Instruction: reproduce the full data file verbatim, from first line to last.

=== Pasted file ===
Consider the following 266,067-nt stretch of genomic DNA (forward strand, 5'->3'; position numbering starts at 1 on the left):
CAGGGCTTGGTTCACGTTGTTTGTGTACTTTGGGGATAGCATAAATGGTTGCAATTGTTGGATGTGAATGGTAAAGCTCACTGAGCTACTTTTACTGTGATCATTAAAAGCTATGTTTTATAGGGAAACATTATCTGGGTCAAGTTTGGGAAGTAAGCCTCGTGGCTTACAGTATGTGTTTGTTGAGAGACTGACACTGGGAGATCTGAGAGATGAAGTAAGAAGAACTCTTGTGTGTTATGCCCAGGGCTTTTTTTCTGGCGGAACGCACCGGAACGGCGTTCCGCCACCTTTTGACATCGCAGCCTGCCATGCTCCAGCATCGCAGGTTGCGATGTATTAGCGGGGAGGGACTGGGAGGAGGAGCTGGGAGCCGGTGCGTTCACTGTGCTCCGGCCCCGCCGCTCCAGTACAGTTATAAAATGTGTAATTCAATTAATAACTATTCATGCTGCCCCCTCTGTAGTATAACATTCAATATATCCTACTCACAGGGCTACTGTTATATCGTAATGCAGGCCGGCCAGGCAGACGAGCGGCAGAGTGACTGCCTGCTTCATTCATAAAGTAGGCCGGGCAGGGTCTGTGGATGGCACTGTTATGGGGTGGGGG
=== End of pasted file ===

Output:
Consider the following 266,067-nt stretch of genomic DNA (forward strand, 5'->3'; position numbering starts at 1 on the left):
CAGGGCTTGGTTCACGTTGTTTGTGTACTTTGGGGATAGCATAAATGGTTGCAATTGTTGGATGTGAATGGTAAAGCTCACTGAGCTACTTTTACTGTGATCATTAAAAGCTATGTTTTATAGGGAAACATTATCTGGGTCAAGTTTGGGAAGTAAGCCTCGTGGCTTACAGTATGTGTTTGTTGAGAGACTGACACTGGGAGATCTGAGAGATGAAGTAAGAAGAACTCTTGTGTGTTATGCCCAGGGCTTTTTTTCTGGCGGAACGCACCGGAACGGCGTTCCGCCACCTTTTGACATCGCAGCCTGCCATGCTCCAGCATCGCAGGTTGCGATGTATTAGCGGGGAGGGACTGGGAGGAGGAGCTGGGAGCCGGTGCGTTCACTGTGCTCCGGCCCCGCCGCTCCAGTACAGTTATAAAATGTGTAATTCAATTAATAACTATTCATGCTGCCCCCTCTGTAGTATAACATTCAATATATCCTACTCACAGGGCTACTGTTATATCGTAATGCAGGCCGGCCAGGCAGACGAGCGGCAGAGTGACTGCCTGCTTCATTCATAAAGTAGGCCGGGCAGGGTCTGTGGATGGCACTGTTATGGGGTGGGGG